TO Jazz Review: Terry Clarke Trio, July 2, Trane Studio

Toronto – I really liked the Terry Clarke Trio last Friday night at Trane Studio. I liked them so much I left during the break between their sets.

Wait, I can explain this.

Terry Clarke is a Canadian jazz veteran of some renown: he has the Order of Canada to his name, given to him in 2002, he won the 2009 Traditional Jazz Album Juno award for his first album as a band leader, and has been “Best Drummer” of the Canadian National Jazz Awards (yeah, I guess those exist) multiple times. It’s easy to see why. Clarke’s got the kind of chops behind a drum kit that transcends the rhythm-keeping duties that a lot of other drumstick-wielders are limited to, and somehow, even though you can’t hear the beat being kept over all the improvising from what’s usually the rhythm section, in Clarke’s trio it’s there just the same.

Clarke, along with saxaphonist Phil Dwyer and double bass player Don Thompson, laid down some impressive tracks from that Juno Award-winning album, which is called It’s About Time, and played a few versions of some classic jazz tunes, like Duke Ellington’s “Take the Coltrane” and Sonny Rollins’ “Freedom Suite.” I’m not the biggest Sonny Rollins fan, but it was a great tune for these three players. Thompson and Dwyer each took a spin on the piano for a couple of softer tunes, both of which were crowd-pleasers. And Clarke’s drumming was forceful throughout, demanding the spotlight several times a song.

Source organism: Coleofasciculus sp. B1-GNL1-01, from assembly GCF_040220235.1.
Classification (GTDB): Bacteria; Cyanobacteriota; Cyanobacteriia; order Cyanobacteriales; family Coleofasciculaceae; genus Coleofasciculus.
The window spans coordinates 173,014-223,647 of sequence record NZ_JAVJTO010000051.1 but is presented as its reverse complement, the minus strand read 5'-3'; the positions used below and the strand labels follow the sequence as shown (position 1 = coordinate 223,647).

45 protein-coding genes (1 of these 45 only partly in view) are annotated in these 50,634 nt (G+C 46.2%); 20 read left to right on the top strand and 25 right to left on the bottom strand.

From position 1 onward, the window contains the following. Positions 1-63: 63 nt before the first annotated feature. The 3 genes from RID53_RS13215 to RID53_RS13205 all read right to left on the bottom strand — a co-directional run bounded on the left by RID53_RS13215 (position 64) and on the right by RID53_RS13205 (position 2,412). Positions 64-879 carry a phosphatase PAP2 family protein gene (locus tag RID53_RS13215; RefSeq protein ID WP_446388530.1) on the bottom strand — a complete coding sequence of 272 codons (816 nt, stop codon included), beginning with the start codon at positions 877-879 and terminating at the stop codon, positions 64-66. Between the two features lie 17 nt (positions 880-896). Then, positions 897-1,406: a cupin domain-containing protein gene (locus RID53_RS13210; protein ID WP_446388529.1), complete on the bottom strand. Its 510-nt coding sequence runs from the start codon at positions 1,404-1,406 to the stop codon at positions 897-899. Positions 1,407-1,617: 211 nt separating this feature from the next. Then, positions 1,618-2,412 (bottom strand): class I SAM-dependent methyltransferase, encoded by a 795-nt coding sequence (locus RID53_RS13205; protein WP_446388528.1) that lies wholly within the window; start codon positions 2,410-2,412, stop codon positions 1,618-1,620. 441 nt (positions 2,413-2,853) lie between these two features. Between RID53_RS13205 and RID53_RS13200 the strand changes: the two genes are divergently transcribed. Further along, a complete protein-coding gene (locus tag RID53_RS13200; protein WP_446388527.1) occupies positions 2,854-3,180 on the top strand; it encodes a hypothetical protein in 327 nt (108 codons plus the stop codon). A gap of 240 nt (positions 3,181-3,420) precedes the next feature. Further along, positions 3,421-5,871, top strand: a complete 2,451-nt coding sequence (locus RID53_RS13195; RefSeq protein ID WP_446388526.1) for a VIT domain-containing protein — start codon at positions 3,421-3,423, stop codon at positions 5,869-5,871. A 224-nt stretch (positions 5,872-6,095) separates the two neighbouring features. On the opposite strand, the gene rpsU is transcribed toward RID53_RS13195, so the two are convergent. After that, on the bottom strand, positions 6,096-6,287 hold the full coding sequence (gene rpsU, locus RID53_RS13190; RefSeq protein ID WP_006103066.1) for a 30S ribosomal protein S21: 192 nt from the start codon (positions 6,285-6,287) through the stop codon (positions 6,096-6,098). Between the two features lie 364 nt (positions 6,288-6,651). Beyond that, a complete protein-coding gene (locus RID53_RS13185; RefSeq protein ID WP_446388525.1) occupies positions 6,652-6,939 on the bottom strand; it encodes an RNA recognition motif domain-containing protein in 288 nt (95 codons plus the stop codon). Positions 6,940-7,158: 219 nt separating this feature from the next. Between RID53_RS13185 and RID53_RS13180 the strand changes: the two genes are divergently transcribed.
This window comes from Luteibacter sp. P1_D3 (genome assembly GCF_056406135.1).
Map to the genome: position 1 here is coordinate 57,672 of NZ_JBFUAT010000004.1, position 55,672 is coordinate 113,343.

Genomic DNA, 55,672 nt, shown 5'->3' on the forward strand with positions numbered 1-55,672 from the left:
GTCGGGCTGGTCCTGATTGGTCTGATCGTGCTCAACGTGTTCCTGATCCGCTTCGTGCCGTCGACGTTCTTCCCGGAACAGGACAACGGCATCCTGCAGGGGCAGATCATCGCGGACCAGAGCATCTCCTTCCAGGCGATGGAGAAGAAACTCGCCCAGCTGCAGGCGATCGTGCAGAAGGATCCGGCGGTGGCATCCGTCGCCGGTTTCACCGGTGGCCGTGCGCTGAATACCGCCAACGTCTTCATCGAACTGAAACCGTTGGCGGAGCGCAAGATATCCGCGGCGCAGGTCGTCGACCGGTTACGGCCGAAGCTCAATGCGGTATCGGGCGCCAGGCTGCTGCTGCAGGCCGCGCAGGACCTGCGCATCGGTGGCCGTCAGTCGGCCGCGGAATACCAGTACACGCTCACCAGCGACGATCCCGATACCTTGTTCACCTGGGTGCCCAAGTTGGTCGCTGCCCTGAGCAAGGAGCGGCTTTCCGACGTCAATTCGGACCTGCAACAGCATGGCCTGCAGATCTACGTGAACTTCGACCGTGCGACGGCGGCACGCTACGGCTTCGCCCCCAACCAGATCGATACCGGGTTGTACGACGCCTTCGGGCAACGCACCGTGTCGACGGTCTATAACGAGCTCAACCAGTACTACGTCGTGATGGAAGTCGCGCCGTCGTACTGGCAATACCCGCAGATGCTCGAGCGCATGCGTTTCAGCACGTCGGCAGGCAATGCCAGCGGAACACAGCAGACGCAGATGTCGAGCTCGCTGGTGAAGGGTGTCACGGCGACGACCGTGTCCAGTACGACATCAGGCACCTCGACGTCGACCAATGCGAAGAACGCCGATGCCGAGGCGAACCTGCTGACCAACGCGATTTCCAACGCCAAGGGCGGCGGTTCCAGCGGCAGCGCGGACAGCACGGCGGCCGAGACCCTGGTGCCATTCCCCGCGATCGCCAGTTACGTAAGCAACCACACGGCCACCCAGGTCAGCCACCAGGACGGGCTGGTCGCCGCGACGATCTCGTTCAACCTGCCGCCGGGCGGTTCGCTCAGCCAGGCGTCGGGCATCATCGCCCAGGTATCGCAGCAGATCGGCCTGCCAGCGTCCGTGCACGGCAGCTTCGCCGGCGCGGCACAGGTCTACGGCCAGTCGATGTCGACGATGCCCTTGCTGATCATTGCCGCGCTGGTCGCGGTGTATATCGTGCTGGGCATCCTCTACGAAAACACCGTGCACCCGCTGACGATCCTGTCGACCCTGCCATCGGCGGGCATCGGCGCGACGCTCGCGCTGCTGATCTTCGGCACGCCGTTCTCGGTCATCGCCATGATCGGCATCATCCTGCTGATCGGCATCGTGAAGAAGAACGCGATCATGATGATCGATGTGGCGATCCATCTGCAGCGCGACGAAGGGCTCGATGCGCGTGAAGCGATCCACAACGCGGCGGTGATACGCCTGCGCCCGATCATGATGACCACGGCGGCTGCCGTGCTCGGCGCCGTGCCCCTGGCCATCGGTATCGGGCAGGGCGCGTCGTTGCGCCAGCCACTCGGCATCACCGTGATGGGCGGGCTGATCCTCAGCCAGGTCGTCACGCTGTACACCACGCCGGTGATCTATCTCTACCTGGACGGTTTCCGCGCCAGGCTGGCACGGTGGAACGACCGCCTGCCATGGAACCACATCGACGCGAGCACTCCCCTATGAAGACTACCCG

Why, then, did I leave before the second set started? Well, to be honest, I got really bored. I had nowhere to sit in a packed to the gills Trane Studio, with all the seats (even the ones at the bar) reserved, and spent the band’s first set holding up the wall to the right of the stage with a handful of other people, trying not to trip the wait staff who were using that space between the wall and the tables as a lane from the kitchen. With nowhere to sit and no place to put a beer even if I’d been able to order one, as the break between sets passed 30 minutes in length, all I could think about was wanting to sit down, and how much sleep I was likely to get before the marathon next day at the Fringe I had scheduled.

So. Terry Clarke’s first set was pretty good. I hope the last half of the concert was good too.

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Posted on by Brian in Concerts, Everything, Fringe, Toronto Jazz Festival

One Response to TO Jazz Review: Terry Clarke Trio, July 2, Trane Studio

  1. Mark

    Trane Studio can be a great little club to see a band, but that’s providing it’s not packed to the rafters… Then I would imagine it would get pretty annoying!

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